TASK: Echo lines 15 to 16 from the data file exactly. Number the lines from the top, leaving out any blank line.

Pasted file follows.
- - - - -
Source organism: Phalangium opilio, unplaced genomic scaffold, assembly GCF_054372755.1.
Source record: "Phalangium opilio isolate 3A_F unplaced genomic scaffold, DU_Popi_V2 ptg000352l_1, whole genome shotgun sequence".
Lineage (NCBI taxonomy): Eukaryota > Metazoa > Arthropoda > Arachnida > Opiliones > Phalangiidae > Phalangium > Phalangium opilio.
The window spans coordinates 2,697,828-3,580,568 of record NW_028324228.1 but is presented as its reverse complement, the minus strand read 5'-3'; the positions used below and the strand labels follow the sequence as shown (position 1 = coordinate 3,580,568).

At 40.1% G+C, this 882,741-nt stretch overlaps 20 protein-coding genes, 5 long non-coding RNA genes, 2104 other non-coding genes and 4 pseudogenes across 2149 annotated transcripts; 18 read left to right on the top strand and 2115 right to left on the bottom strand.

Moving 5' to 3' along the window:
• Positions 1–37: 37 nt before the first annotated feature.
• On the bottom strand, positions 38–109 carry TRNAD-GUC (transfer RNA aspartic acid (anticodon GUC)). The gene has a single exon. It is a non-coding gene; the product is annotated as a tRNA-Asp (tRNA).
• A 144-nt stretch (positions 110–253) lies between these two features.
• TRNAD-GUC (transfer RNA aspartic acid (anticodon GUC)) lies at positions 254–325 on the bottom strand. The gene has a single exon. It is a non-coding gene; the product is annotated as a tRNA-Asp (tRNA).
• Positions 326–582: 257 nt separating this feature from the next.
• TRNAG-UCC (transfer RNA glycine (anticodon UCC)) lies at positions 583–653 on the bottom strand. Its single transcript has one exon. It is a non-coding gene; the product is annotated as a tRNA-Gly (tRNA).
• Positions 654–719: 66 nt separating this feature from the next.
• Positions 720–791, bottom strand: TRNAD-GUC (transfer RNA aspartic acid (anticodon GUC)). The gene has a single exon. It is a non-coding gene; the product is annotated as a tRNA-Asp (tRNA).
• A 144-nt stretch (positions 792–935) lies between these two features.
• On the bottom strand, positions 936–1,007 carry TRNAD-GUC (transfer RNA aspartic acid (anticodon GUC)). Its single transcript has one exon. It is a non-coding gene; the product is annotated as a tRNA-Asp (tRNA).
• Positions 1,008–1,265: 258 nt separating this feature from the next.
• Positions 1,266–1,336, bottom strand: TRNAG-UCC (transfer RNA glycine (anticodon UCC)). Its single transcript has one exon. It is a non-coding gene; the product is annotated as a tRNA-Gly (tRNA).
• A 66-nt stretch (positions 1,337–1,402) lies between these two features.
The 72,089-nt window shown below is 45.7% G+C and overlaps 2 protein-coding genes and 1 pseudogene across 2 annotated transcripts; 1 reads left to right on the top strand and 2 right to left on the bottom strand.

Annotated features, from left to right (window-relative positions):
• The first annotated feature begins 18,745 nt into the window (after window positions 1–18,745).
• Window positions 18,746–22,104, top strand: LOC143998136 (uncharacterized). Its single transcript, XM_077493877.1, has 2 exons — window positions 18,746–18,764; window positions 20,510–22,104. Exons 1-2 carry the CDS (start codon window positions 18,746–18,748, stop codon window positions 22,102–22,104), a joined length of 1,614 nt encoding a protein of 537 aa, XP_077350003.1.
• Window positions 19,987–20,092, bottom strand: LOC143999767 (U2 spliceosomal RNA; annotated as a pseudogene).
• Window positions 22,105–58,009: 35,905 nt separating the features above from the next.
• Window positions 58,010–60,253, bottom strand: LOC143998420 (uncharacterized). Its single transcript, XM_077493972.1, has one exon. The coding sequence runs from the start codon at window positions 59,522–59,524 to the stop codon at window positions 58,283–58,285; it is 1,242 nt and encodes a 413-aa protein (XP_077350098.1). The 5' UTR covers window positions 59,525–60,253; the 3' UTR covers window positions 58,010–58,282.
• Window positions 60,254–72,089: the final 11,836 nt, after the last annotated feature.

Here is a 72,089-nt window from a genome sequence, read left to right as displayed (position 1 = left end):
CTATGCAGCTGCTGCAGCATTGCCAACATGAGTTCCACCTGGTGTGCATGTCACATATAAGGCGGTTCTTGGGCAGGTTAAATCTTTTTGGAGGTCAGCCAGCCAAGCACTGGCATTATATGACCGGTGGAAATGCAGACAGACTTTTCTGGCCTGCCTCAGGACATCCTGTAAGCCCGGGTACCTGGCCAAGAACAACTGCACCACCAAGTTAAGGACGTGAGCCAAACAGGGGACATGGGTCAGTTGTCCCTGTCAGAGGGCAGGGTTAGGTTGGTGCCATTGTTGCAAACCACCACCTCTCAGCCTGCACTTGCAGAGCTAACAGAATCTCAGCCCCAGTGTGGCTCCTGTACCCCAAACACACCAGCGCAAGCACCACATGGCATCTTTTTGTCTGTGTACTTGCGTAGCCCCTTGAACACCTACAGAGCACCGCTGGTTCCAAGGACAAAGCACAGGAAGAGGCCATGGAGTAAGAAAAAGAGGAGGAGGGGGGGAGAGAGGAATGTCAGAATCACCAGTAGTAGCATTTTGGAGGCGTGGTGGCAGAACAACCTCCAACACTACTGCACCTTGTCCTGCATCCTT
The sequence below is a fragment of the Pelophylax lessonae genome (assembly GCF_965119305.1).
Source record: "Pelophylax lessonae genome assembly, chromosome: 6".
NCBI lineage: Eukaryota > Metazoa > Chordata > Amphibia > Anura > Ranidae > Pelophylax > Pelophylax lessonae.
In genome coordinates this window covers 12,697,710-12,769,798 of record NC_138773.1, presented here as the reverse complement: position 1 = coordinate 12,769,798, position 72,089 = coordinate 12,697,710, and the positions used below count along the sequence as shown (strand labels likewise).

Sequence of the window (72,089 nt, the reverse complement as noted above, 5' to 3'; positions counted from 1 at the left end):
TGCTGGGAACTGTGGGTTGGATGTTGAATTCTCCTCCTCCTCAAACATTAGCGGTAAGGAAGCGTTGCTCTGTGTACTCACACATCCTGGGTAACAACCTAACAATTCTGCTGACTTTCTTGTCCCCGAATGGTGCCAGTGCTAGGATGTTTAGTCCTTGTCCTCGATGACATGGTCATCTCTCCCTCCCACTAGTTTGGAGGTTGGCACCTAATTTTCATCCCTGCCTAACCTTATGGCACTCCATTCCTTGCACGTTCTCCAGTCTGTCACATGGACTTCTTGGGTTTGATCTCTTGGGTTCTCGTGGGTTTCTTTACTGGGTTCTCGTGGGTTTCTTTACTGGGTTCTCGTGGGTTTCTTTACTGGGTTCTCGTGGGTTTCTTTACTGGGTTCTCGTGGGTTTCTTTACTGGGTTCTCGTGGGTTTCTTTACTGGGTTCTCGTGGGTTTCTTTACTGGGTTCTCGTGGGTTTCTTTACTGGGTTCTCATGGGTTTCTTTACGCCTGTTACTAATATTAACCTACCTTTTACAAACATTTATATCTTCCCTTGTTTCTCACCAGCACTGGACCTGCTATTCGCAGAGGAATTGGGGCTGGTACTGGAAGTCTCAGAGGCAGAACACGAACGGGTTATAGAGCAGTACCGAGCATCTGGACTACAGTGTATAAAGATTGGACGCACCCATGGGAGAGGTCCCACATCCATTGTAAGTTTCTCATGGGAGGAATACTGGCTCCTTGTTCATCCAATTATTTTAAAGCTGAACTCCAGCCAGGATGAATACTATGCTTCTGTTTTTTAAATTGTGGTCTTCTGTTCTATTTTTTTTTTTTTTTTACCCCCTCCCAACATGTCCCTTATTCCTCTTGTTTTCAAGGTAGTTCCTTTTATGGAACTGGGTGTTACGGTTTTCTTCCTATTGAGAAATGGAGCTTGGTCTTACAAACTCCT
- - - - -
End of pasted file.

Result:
• A 144-nt stretch (positions 792–935) lies between these two features.
• On the bottom strand, positions 936–1,007 carry TRNAD-GUC (transfer RNA aspartic acid (anticodon GUC)). Its single transcript has one exon. It is a non-coding gene; the product is annotated as a tRNA-Asp (tRNA).